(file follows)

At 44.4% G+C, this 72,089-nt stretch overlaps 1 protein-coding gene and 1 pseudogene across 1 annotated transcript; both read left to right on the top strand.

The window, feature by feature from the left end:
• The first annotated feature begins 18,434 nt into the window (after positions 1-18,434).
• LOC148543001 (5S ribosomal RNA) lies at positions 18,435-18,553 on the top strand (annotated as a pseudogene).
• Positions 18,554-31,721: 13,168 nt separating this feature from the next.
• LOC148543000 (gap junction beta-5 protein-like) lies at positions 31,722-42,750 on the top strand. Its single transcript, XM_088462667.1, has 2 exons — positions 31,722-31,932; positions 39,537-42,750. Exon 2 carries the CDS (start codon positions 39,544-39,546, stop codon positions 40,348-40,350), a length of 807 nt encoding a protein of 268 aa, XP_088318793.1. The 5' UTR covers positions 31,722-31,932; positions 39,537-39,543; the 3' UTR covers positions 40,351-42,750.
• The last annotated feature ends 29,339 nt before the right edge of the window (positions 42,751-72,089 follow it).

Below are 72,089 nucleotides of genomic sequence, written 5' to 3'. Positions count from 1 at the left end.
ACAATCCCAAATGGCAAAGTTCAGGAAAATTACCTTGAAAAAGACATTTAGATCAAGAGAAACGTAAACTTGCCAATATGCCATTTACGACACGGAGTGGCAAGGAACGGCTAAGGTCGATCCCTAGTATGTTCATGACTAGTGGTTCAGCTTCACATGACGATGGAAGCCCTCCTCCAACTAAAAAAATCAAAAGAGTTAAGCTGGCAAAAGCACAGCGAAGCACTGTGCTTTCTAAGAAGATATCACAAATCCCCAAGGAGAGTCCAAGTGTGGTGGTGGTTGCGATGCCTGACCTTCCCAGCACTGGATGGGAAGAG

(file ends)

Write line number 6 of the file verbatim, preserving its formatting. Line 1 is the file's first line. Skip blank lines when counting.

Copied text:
• LOC148543000 (gap junction beta-5 protein-like) lies at positions 31,722-42,750 on the top strand. Its single transcript, XM_088462667.1, has 2 exons — positions 31,722-31,932; positions 39,537-42,750. Exon 2 carries the CDS (start codon positions 39,544-39,546, stop codon positions 40,348-40,350), a length of 807 nt encoding a protein of 268 aa, XP_088318793.1. The 5' UTR covers positions 31,722-31,932; positions 39,537-39,543; the 3' UTR covers positions 40,351-42,750.